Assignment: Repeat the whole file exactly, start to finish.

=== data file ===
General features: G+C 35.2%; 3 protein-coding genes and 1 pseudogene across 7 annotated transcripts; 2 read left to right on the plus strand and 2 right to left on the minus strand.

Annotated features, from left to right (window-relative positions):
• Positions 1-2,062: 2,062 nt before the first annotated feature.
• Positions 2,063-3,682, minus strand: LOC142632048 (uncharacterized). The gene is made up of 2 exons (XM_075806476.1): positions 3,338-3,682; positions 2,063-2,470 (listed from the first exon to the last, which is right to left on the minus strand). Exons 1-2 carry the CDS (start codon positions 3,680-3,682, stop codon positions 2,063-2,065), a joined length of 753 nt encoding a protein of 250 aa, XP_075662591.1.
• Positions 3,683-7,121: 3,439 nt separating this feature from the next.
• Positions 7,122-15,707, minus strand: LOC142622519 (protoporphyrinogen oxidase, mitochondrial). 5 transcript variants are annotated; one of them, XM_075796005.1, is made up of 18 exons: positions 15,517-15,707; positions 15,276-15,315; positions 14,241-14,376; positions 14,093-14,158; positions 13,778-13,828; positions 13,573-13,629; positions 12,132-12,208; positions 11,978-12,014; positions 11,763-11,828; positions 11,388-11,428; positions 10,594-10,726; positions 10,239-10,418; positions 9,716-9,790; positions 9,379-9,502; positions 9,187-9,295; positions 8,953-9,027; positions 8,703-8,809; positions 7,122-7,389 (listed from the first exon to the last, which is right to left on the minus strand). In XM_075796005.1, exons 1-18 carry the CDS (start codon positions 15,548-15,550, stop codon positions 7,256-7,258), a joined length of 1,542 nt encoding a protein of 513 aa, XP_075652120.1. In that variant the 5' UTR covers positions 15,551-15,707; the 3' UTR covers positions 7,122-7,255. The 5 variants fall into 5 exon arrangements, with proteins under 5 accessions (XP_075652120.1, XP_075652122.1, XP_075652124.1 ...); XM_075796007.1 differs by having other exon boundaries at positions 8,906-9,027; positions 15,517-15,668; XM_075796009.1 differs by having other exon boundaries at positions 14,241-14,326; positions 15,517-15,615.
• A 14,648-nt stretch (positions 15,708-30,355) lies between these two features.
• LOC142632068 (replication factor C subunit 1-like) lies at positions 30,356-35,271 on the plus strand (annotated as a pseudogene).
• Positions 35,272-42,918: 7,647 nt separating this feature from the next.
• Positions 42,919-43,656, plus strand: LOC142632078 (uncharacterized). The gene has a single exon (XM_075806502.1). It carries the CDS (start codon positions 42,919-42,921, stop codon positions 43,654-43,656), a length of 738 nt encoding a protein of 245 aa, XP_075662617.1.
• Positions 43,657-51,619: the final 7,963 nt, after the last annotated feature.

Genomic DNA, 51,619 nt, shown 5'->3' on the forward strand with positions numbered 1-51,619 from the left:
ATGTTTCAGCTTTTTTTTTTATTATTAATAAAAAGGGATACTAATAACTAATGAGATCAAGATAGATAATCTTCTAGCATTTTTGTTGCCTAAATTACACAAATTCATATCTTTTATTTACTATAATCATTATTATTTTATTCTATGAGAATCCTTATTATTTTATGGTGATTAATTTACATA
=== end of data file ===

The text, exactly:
General features: G+C 35.2%; 3 protein-coding genes and 1 pseudogene across 7 annotated transcripts; 2 read left to right on the plus strand and 2 right to left on the minus strand.

Annotated features, from left to right (window-relative positions):
• Positions 1-2,062: 2,062 nt before the first annotated feature.
• Positions 2,063-3,682, minus strand: LOC142632048 (uncharacterized). The gene is made up of 2 exons (XM_075806476.1): positions 3,338-3,682; positions 2,063-2,470 (listed from the first exon to the last, which is right to left on the minus strand). Exons 1-2 carry the CDS (start codon positions 3,680-3,682, stop codon positions 2,063-2,065), a joined length of 753 nt encoding a protein of 250 aa, XP_075662591.1.
• Positions 3,683-7,121: 3,439 nt separating this feature from the next.
• Positions 7,122-15,707, minus strand: LOC142622519 (protoporphyrinogen oxidase, mitochondrial). 5 transcript variants are annotated; one of them, XM_075796005.1, is made up of 18 exons: positions 15,517-15,707; positions 15,276-15,315; positions 14,241-14,376; positions 14,093-14,158; positions 13,778-13,828; positions 13,573-13,629; positions 12,132-12,208; positions 11,978-12,014; positions 11,763-11,828; positions 11,388-11,428; positions 10,594-10,726; positions 10,239-10,418; positions 9,716-9,790; positions 9,379-9,502; positions 9,187-9,295; positions 8,953-9,027; positions 8,703-8,809; positions 7,122-7,389 (listed from the first exon to the last, which is right to left on the minus strand). In XM_075796005.1, exons 1-18 carry the CDS (start codon positions 15,548-15,550, stop codon positions 7,256-7,258), a joined length of 1,542 nt encoding a protein of 513 aa, XP_075652120.1. In that variant the 5' UTR covers positions 15,551-15,707; the 3' UTR covers positions 7,122-7,255. The 5 variants fall into 5 exon arrangements, with proteins under 5 accessions (XP_075652120.1, XP_075652122.1, XP_075652124.1 ...); XM_075796007.1 differs by having other exon boundaries at positions 8,906-9,027; positions 15,517-15,668; XM_075796009.1 differs by having other exon boundaries at positions 14,241-14,326; positions 15,517-15,615.
• A 14,648-nt stretch (positions 15,708-30,355) lies between these two features.
• LOC142632068 (replication factor C subunit 1-like) lies at positions 30,356-35,271 on the plus strand (annotated as a pseudogene).
• Positions 35,272-42,918: 7,647 nt separating this feature from the next.
• Positions 42,919-43,656, plus strand: LOC142632078 (uncharacterized). The gene has a single exon (XM_075806502.1). It carries the CDS (start codon positions 42,919-42,921, stop codon positions 43,654-43,656), a length of 738 nt encoding a protein of 245 aa, XP_075662617.1.
• Positions 43,657-51,619: the final 7,963 nt, after the last annotated feature.

Genomic DNA, 51,619 nt, shown 5'->3' on the forward strand with positions numbered 1-51,619 from the left:
ATGTTTCAGCTTTTTTTTTTATTATTAATAAAAAGGGATACTAATAACTAATGAGATCAAGATAGATAATCTTCTAGCATTTTTGTTGCCTAAATTACACAAATTCATATCTTTTATTTACTATAATCATTATTATTTTATTCTATGAGAATCCTTATTATTTTATGGTGATTAATTTACATA